6. Evenflo76

    Evenflo76 Member

    Oct 23, 2007
    Was this rifle stripped, cleaned and lubed?

    Please tell us you did not fire a rifle known to be in a safe for decades without more than an inspection.
  7. Gurnemanz

    Gurnemanz Member

    May 11, 2010
    Palmetto Armory made semi-auto billet lower receivers in the 70's and early 80's. Some of these were made into NFA Registered Receivers using a drop in auto sear prior to 1986. If this gun does have papers it is worth a lot of money. The strange firing behavior could be due to the sometimes finicky nature of DIAS's.

    On the other hand, I have had a completely normal semi-auto AR15 develop erratic burst fire capability due to the FCG parts being extremely worn. In this case it was a range rental gun and I almost wet my pants.
  8. Bartholomew Roberts

    Bartholomew Roberts Moderator Emeritus

    Dec 26, 2002
    Back in the 1980s, a lot of semi-auto AR15s were built using M16 hammers, bolt carrier groups and various other parts. If the disconnector or trigger nose is worn, you can get the kind of erratic firing you describe.

    If the fire control group is worn or has been garage modified, some of the parts may be hanging on each other and unable to keep up with the fast cyclic rate. Just spitballing but you could have the hammer resting on a rounded off disconnector hook and sliding forward after a brief delay (See the xray here to get an idea of what I am describing.)

    Worth checking; but the AR15 firing pin is not long enough to protrude from the bolt face until the bolt is in battery. You can check this by removing the bolt carrier group and collapsing the bolt into its "locked" position and pushing the firing pin forward until it protrudes. Now still pushing on the firing pin, pull the bolt forward with your other hand. Due to the firing pin collar, the firing pin should disappear. If it doesn't then you have a non-standard firing pin with a potential for slamfire.

    Despite this, AR15s still do have the occasional slamfire though if the primer is set too high or is too sensitive. That is mainly an ammunition issue though.

    From a technical standpoint, pictures of the firing control group would help greatly in diagnosing the problem. On the other hand, if you pull the trigger and more than one round comes out with a single trigger pull - that is the ATF definition of a machine gun and the weapon must be registered under the NFA. If this isn't a registered NFA weapon, you probably want to let a gunsmith and/or lawyer deal with this.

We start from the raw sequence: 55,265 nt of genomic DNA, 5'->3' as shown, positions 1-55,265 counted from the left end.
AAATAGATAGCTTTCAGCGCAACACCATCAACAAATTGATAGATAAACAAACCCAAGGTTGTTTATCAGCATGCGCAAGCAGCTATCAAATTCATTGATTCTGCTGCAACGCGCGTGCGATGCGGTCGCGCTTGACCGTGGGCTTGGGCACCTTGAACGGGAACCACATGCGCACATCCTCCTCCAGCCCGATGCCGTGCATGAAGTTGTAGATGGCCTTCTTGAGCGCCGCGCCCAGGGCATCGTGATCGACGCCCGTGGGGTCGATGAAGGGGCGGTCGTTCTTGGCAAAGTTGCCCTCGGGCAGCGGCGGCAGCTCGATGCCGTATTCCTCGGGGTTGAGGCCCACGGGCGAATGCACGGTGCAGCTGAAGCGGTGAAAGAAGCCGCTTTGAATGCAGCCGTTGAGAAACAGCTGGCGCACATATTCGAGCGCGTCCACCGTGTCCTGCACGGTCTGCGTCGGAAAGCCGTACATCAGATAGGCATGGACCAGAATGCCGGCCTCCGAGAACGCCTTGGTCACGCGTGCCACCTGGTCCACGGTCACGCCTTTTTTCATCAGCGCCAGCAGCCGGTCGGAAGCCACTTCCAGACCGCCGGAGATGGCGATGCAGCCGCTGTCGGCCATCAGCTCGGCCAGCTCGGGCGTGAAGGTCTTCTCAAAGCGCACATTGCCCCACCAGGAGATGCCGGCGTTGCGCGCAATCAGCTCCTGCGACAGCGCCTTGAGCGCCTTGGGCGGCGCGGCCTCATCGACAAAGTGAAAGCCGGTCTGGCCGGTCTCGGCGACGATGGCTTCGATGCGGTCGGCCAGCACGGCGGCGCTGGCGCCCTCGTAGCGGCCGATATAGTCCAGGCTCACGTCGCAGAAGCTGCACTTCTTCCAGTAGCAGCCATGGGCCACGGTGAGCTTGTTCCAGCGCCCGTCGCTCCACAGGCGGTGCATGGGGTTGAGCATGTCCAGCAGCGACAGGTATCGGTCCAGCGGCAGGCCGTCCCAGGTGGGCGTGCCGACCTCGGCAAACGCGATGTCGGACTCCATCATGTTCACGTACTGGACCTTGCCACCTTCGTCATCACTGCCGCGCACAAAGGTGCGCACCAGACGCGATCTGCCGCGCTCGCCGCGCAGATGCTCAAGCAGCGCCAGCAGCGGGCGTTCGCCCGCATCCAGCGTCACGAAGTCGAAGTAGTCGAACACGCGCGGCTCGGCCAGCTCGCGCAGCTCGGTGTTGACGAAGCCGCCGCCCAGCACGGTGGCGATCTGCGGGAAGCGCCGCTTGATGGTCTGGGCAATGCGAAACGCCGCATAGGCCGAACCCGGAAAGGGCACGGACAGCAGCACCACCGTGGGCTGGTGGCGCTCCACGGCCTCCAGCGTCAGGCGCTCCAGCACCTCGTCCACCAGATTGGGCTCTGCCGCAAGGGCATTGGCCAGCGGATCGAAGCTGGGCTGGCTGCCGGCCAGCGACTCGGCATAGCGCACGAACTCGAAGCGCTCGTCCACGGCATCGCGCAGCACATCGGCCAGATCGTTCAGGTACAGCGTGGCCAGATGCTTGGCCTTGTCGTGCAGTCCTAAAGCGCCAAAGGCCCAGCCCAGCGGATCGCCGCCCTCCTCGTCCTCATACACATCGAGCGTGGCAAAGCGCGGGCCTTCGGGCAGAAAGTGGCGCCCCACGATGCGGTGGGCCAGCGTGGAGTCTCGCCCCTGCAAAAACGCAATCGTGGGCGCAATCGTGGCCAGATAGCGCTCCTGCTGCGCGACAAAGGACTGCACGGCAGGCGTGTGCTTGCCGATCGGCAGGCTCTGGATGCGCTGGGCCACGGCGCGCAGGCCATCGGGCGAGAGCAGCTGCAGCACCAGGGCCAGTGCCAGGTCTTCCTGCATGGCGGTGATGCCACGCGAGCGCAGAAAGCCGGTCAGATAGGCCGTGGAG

9. RainDodger

    RainDodger Member

    Aug 20, 2009
    Great Northwest
    I also have a Palmetto Armory marked AR, made by SGW (Oly) between '79 and '82. There was a fire at the manufacturer and records were lost, so that's the best they can tell me about the manufacturing date.

    My AR is also milled billet aluminum, it is nicely finished and appears to be good quality. I picked it up used from a co-worker. Mine did not appear to have been used very much and I got it for an extremely good price, so I decided to give it a try. Full 20" barrel and A2 stock. Mine has had no malfunctions at all and works like an AR-15 ought to. No doubling or anything like that at all. I've been happy with its accuracy as well - it has a stainless steel, 5.56, SGW/Oly barrel.

    I'd be tempted to yank out your trigger group and replace the whole ball of wax. You can't be firing multiple shots like that at a public range or you're going to end up in some kind of hassle, as you already know! Offhand, I would guess that someone has messed with trigger group as mentioned above. Perhaps someone tried to unprofessionally smooth or lighten the action and now they've got a sear that's not engaging the hammer consistently, sometimes working right and sometimes not.

    If you need pics or any info off my AR, let me know - PM me or something, and I'd be glad to help you out.

    Btw - I don't think Palmetto Armory was acquired by Olympic, but I could be wrong. I believe Oly (SGW at the time - "Schutzen Gun Works") was contracted to provide either the lowers or the entire rifle to Palmetto Armory, which has since gone out of business.

    Life Member, NRA
    USN, Retired
    Last edited: May 13, 2010
  10. leadcounsel

    leadcounsel member

    Jun 5, 2006
    Tacoma, WA
    Careful what you post on the 'net.
  11. TargetShooter2

    TargetShooter2 Member

    Dec 24, 2002
    DIAS ,, if it has one in it you can see it , it should havve a serial number on it aswell ,, if it doesnt have one , you either have a wore out trigger group with alot of play or you have a very loose upper , i have had both on Palmetto's and in both cases they would double tap , after the old parts were replaced the rifles ran fine in semi mod .

    i have had 2 Palmettos , traded one off but still have the other one .


    SN Range 1st Date End Date Special Notes
    0001 0004 03/14/79 Prototypes
    1000 8845 03/14/79 06/04/82 Cut from aluminum bar stock. Most were made for other manufacturers such as Palmetto Armory.